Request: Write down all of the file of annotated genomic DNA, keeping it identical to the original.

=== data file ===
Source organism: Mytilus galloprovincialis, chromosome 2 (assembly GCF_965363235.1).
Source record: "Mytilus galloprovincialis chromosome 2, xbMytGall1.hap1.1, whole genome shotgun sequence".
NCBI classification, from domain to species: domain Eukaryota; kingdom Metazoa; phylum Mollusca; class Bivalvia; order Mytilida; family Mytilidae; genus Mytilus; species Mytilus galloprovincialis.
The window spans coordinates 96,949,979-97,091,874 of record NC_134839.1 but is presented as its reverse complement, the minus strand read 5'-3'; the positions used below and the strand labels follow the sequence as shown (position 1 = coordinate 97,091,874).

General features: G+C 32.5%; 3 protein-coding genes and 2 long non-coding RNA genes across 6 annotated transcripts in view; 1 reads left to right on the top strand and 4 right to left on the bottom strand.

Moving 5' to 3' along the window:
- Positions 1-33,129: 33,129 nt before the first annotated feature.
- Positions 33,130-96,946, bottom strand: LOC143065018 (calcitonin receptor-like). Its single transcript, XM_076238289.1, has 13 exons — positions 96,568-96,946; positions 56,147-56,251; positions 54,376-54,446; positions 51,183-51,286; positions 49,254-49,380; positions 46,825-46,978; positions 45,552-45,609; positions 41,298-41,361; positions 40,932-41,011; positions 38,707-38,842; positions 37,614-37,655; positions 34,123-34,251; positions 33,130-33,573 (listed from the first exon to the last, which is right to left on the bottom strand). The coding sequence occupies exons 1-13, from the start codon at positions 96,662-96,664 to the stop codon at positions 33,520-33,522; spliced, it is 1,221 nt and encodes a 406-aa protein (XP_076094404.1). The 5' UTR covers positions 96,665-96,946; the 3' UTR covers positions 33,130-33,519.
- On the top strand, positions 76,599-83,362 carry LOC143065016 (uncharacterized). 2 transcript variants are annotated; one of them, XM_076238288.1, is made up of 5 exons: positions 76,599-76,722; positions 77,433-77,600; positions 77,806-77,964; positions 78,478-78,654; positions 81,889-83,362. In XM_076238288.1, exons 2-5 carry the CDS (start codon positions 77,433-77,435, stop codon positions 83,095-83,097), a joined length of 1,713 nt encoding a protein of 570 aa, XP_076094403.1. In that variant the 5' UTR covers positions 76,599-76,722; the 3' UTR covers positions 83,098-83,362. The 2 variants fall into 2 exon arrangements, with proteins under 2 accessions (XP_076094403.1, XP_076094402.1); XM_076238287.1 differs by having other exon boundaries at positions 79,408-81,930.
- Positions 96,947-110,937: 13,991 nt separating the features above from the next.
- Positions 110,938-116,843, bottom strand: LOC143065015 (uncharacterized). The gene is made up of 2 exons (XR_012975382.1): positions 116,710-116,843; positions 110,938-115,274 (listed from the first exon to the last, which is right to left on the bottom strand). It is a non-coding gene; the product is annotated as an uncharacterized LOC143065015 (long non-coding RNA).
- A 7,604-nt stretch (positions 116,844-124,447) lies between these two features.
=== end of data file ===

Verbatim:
Source organism: Mytilus galloprovincialis, chromosome 2 (assembly GCF_965363235.1).
Source record: "Mytilus galloprovincialis chromosome 2, xbMytGall1.hap1.1, whole genome shotgun sequence".
NCBI classification, from domain to species: domain Eukaryota; kingdom Metazoa; phylum Mollusca; class Bivalvia; order Mytilida; family Mytilidae; genus Mytilus; species Mytilus galloprovincialis.
The window spans coordinates 96,949,979-97,091,874 of record NC_134839.1 but is presented as its reverse complement, the minus strand read 5'-3'; the positions used below and the strand labels follow the sequence as shown (position 1 = coordinate 97,091,874).

General features: G+C 32.5%; 3 protein-coding genes and 2 long non-coding RNA genes across 6 annotated transcripts in view; 1 reads left to right on the top strand and 4 right to left on the bottom strand.

Moving 5' to 3' along the window:
- Positions 1-33,129: 33,129 nt before the first annotated feature.
- Positions 33,130-96,946, bottom strand: LOC143065018 (calcitonin receptor-like). Its single transcript, XM_076238289.1, has 13 exons — positions 96,568-96,946; positions 56,147-56,251; positions 54,376-54,446; positions 51,183-51,286; positions 49,254-49,380; positions 46,825-46,978; positions 45,552-45,609; positions 41,298-41,361; positions 40,932-41,011; positions 38,707-38,842; positions 37,614-37,655; positions 34,123-34,251; positions 33,130-33,573 (listed from the first exon to the last, which is right to left on the bottom strand). The coding sequence occupies exons 1-13, from the start codon at positions 96,662-96,664 to the stop codon at positions 33,520-33,522; spliced, it is 1,221 nt and encodes a 406-aa protein (XP_076094404.1). The 5' UTR covers positions 96,665-96,946; the 3' UTR covers positions 33,130-33,519.
- On the top strand, positions 76,599-83,362 carry LOC143065016 (uncharacterized). 2 transcript variants are annotated; one of them, XM_076238288.1, is made up of 5 exons: positions 76,599-76,722; positions 77,433-77,600; positions 77,806-77,964; positions 78,478-78,654; positions 81,889-83,362. In XM_076238288.1, exons 2-5 carry the CDS (start codon positions 77,433-77,435, stop codon positions 83,095-83,097), a joined length of 1,713 nt encoding a protein of 570 aa, XP_076094403.1. In that variant the 5' UTR covers positions 76,599-76,722; the 3' UTR covers positions 83,098-83,362. The 2 variants fall into 2 exon arrangements, with proteins under 2 accessions (XP_076094403.1, XP_076094402.1); XM_076238287.1 differs by having other exon boundaries at positions 79,408-81,930.
- Positions 96,947-110,937: 13,991 nt separating the features above from the next.
- Positions 110,938-116,843, bottom strand: LOC143065015 (uncharacterized). The gene is made up of 2 exons (XR_012975382.1): positions 116,710-116,843; positions 110,938-115,274 (listed from the first exon to the last, which is right to left on the bottom strand). It is a non-coding gene; the product is annotated as an uncharacterized LOC143065015 (long non-coding RNA).
- A 7,604-nt stretch (positions 116,844-124,447) lies between these two features.